Why we must scrutinise the magical thinking behind geoengineering

(This piece was originally written in the wake of the Paris Agreement. I’ve tidied it up and put it here for safe-keeping).

‘In time of trouble, I had been trained since childhood, read, learn, work it up, go to the literature. Information is control.’

Joan Didion, The Year of Magical Thinking


In The Year of Magical Thinking, novelist Joan Didion reflects on her attempts to think through the grief brought about by her husband’s death and her daughter’s illness. In trying to understand the incomprehensible and control the uncontrollable, she finds herself victim to a childlike belief that she can wish her way to a new reality. This magical thinking seems egregiously unscientific, and yet, when it comes to new technologies, our finest minds can succumb to something similar.

It is hard to know whether to be optimistic or pessimistic about the Paris agreement, whether to celebrate the consensus on new possibilities, mourn the opportunities already missed, or do both at once. This ambivalence is complicated by the strong thread of optimism that is woven into the future to which we have now become signatories. The agreement inscribes a set of technological promises that have received little democratic scrutiny. If we are to deliver on the vision of Paris, we must urgently confront the politics of radical innovation.

Imaginary technologies

A few commentators have pointed out that the projections of future climate change that provide the scientific ingredients of the Paris agreement are themselves based on political choices. The target of two degrees’ warming has been an anchor for climate negotiations for a long time, even as emissions have continued to rise. The arithmetic of the ‘Intended national determined contributions’ to climate change mitigation agreed in Paris does not currently add up. The gap between expectation and action has been filled by a new sort of hope, that technological means will emerge to extract greenhouse gases from our atmosphere. Imaginary ‘negative emissions technologies’ are built into all of the IPCC scenarios that point to less than two degrees’ warming.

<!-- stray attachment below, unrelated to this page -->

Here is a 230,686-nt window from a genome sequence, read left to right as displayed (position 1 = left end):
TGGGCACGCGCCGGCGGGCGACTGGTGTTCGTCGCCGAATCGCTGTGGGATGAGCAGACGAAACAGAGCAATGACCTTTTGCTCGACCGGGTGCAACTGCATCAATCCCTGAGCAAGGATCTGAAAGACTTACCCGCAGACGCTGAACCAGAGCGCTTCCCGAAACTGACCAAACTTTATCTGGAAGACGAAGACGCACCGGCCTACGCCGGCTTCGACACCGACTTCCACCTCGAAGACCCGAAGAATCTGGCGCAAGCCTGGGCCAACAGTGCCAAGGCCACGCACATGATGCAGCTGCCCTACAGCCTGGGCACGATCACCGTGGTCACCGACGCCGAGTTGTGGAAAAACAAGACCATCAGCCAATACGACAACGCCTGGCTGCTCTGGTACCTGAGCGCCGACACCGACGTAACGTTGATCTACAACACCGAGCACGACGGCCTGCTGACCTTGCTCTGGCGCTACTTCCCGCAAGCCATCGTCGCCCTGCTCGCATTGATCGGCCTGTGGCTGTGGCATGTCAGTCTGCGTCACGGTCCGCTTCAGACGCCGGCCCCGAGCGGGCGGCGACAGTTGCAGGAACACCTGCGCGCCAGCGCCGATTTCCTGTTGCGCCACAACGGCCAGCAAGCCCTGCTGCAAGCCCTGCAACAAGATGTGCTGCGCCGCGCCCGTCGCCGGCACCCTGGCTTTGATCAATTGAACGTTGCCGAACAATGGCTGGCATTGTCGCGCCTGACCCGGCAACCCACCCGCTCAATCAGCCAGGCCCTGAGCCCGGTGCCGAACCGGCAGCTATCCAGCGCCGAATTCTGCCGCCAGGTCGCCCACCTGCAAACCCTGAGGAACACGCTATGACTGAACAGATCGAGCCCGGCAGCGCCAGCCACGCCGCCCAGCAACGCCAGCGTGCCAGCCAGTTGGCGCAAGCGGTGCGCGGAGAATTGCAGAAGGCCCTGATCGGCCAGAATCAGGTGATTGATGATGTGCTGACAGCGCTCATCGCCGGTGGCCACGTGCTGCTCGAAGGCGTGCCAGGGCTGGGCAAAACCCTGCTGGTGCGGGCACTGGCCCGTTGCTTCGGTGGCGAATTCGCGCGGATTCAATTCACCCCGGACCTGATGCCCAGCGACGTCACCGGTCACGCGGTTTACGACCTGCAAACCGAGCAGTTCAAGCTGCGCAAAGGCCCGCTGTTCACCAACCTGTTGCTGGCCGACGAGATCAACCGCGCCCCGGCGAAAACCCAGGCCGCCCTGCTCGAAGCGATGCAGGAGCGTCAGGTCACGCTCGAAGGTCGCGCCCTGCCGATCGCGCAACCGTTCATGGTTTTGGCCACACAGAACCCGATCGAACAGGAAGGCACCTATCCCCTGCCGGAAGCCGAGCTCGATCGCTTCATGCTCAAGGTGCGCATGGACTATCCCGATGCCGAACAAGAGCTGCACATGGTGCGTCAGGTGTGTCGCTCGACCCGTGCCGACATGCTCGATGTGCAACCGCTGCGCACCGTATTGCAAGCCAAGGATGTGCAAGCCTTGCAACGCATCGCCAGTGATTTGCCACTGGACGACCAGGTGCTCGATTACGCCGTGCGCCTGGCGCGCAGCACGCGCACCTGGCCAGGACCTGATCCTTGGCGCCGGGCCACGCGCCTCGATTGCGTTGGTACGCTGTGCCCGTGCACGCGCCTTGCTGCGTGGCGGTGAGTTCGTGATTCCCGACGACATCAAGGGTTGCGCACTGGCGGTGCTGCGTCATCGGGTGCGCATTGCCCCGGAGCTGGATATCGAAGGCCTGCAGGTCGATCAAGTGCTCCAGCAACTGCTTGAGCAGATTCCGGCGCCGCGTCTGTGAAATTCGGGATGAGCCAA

Keeping global warming below this target, let alone the 1.5-degree aspiration, will demand extraordinary innovation in order to develop systems that not only produce no greenhouse gases, but actively remove them from the atmosphere. In order to secure a climate consensus, we have become signatories to a future that is radically different from the past; we have invested our hopes in emerging technologies about which very little is known. So-called ‘geoengineering’ is profoundly uncertain. It brings with it political and ethical baggage, largely ignored in the Paris negotiations. The more controversial geoengineering proposals known as ‘Solar Radiation Management’ (SRM) have been put to one side for the time being, but planetary-scale Carbon Dioxide Removal also represents a form of magical thinking.

The sociology of expectations

Recognising the power of technological promises to shape our world, sociologists are turning their attention to how futures get imagined. The ‘sociology of expectations’ would say that technological visions, often delivered by those who claim privileged access to emerging innovations, are not mere predictions. Instead, they are a form of performance. Futures may be advertised as inevitable, just around the corner or already here in order to make them more likely. A recent commercial for a Mercedes self-driving car runs like this: ‘Is the world truly ready for a vehicle that can drive itself? Ready or not, the future is here. Introducing the 2017 E-Class from Mercedes-Benz, a concept car that’s already a reality.’ The easiest way to sell a future technology is to pretend that it’s already possible.

Science and technology need a degree of salesmanship. Hype is built over genomics, nanotechnology and other fields in order to attract attention and investment. Hidden from view is the otherwise obvious fact that the future is a result of product of choices in the present. Moore’s Law, to take an example, is presented as though it is a law of nature: computers will keep doubling their power over a fixed period. This ‘law’ is in reality a roadmap, the product of conscious decisionmaking by the semiconductor industry. A recent article in Nature described the effort, organisation and investment required to make exponential technical change seem inevitable. It is only now that semiconductor innovation appears to be running out of physical space on silicon chips that the industry is publicly discussing alternative directions for innovation.